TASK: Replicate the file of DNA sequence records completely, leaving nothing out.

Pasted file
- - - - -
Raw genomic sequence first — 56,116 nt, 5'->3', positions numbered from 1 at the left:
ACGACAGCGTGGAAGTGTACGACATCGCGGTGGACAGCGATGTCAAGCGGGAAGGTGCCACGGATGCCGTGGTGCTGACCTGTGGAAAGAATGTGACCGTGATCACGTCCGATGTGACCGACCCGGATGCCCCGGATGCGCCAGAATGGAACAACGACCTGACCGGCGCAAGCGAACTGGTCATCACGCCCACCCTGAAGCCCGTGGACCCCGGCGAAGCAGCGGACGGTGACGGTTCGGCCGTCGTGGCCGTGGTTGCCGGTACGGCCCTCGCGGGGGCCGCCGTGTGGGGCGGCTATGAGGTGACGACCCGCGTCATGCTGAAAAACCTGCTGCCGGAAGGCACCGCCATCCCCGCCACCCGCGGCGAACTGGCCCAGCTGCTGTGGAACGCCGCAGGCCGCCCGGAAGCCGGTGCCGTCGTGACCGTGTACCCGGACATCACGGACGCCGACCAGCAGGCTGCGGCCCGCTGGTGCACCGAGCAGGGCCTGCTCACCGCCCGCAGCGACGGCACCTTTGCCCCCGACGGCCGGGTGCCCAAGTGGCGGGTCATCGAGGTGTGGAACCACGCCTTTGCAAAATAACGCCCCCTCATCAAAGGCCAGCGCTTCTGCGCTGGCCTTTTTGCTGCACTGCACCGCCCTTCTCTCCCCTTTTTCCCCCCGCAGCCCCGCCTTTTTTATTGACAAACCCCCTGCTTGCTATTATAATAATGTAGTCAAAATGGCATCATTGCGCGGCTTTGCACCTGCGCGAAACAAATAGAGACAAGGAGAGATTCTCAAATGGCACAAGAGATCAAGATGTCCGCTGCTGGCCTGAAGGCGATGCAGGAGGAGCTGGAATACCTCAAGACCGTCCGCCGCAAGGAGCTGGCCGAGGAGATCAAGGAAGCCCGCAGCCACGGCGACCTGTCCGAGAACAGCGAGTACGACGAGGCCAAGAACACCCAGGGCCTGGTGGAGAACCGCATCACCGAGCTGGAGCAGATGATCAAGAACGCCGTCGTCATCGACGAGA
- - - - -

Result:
Raw genomic sequence first — 56,116 nt, 5'->3', positions numbered from 1 at the left:
ACGACAGCGTGGAAGTGTACGACATCGCGGTGGACAGCGATGTCAAGCGGGAAGGTGCCACGGATGCCGTGGTGCTGACCTGTGGAAAGAATGTGACCGTGATCACGTCCGATGTGACCGACCCGGATGCCCCGGATGCGCCAGAATGGAACAACGACCTGACCGGCGCAAGCGAACTGGTCATCACGCCCACCCTGAAGCCCGTGGACCCCGGCGAAGCAGCGGACGGTGACGGTTCGGCCGTCGTGGCCGTGGTTGCCGGTACGGCCCTCGCGGGGGCCGCCGTGTGGGGCGGCTATGAGGTGACGACCCGCGTCATGCTGAAAAACCTGCTGCCGGAAGGCACCGCCATCCCCGCCACCCGCGGCGAACTGGCCCAGCTGCTGTGGAACGCCGCAGGCCGCCCGGAAGCCGGTGCCGTCGTGACCGTGTACCCGGACATCACGGACGCCGACCAGCAGGCTGCGGCCCGCTGGTGCACCGAGCAGGGCCTGCTCACCGCCCGCAGCGACGGCACCTTTGCCCCCGACGGCCGGGTGCCCAAGTGGCGGGTCATCGAGGTGTGGAACCACGCCTTTGCAAAATAACGCCCCCTCATCAAAGGCCAGCGCTTCTGCGCTGGCCTTTTTGCTGCACTGCACCGCCCTTCTCTCCCCTTTTTCCCCCCGCAGCCCCGCCTTTTTTATTGACAAACCCCCTGCTTGCTATTATAATAATGTAGTCAAAATGGCATCATTGCGCGGCTTTGCACCTGCGCGAAACAAATAGAGACAAGGAGAGATTCTCAAATGGCACAAGAGATCAAGATGTCCGCTGCTGGCCTGAAGGCGATGCAGGAGGAGCTGGAATACCTCAAGACCGTCCGCCGCAAGGAGCTGGCCGAGGAGATCAAGGAAGCCCGCAGCCACGGCGACCTGTCCGAGAACAGCGAGTACGACGAGGCCAAGAACACCCAGGGCCTGGTGGAGAACCGCATCACCGAGCTGGAGCAGATGATCAAGAACGCCGTCGTCATCGACGAGA